The (usually structured) expression that is being matched is frequently called the scrutinee and the patterns appearing behind the keyword case are the alternatives. When every possible scrutinee is matched by (at least one) alternative, then we say that the scrutinee is covered. The patterns are tried in top-down fashion and thus in case of overlapping patterns the one higher-up is selected. An alternative is considered dead (or inactive), if for every value that it matches there is higher-up alternative that is also matched.


The data type Bool can be regarded as two disjointed altenatives (true and false) and Motoko’s built-in if construct will eliminate the data and turn it into control flow. if expressions are a form of pattern matching that abbreviates the general switch expression for the special case of boolean scrutinees.

variant patterns

Motoko’s variant types are a form of disjoint union (sometimes also called a sum type). A value of variant type always has exactly one discriminator and a payload which can vary from discriminator to discriminator. When matching a variant pattern with a variant value, the discriminators must be the same (in order to select the alternative) and if so, the payload gets exposed for further matching.

enumerated types

Other programming languages — for example C, but not Motoko — often use a keyword enum to introduce enumerations. These are impoverished relatives of Motoko’s variant types, as the alternatives are not allowed to carry any payload. Correspondingly, in those languages the switch-like statements lack the full power of pattern matching. Motoko provides the short-hand syntax (as in type Weekday = { #mon; #tue; …​ }) to define basic enumerations, for which no payloads are required.

error handling

Error handling can be considered a use-case for pattern matching. When a function returns a value that has an alternative for success and one for failure (for example, an option value or a variant), pattern matching can be used to distinguish between the two as discussed in Error handling.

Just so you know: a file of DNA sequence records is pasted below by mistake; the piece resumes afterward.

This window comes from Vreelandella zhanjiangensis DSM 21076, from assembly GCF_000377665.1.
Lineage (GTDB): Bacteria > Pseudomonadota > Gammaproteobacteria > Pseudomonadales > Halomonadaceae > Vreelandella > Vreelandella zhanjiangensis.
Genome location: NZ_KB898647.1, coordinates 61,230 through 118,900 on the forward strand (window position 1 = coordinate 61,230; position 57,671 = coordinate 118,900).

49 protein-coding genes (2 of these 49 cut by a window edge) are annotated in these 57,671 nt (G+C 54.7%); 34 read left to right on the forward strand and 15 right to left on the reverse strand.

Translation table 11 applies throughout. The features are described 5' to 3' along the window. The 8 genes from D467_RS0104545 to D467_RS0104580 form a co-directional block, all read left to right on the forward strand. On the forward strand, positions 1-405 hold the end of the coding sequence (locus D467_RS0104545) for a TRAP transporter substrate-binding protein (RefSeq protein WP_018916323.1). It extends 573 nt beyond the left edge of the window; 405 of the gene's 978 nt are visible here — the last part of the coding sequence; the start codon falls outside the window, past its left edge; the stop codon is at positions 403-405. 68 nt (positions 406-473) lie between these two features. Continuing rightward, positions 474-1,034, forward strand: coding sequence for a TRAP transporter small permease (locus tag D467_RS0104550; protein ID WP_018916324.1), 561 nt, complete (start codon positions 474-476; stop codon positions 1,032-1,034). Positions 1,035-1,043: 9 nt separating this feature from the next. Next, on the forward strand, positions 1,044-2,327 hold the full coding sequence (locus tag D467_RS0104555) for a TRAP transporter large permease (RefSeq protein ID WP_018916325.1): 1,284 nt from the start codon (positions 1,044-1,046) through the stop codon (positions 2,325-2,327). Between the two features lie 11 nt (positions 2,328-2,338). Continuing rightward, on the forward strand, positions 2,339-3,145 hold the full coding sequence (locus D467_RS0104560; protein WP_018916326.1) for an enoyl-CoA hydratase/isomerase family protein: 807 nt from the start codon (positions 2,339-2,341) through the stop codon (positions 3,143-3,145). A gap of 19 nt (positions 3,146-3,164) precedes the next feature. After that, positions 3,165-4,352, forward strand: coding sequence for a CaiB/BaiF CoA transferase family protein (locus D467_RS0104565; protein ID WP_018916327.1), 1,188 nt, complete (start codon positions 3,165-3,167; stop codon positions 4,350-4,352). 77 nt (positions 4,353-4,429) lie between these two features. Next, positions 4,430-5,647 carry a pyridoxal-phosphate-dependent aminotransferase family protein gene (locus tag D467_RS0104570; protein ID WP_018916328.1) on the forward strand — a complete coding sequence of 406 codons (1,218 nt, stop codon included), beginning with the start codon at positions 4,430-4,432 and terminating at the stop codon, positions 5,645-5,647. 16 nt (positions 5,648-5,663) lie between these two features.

irrefutable matching

Some types contain just a single value. We call these singleton types. Examples of these are the unit type (also known as an empty tuple) or tuples of singleton types. Variants with a single tag and no (or singleton-typed) payload are singleton types too. Pattern matching on singleton types is particularly straightforward, as it only has one possible outcome: a successful match.

exhaustiveness (coverage) checking

When a pattern check alternative has the potential to fail, then it becomes important to find out whether the whole switch expression can fail. If this can happen the execution of the program can trap for certain inputs, posing an operational threat. To this end, the compiler checks for the exhaustiveness of pattern matching by keeping track of the covered shape of the scrutinee. The compiler issues a warning for any non-covered scrutinees (Motoko even constructs a helpful example of a scrutinee that is not matched). A useful by-product of the exhaustiveness check is that it identifies and warns about dead alternatives that can never be matched.

In summary, pattern checking is a great tool with several use-cases. By statically analyzing patterns, the compiler assists the programmer by pointing out unhandled cases and unreachable code, both of which often indicate programmer error. The static, compile-time nature of coverage checking reliably rules out runtime failures.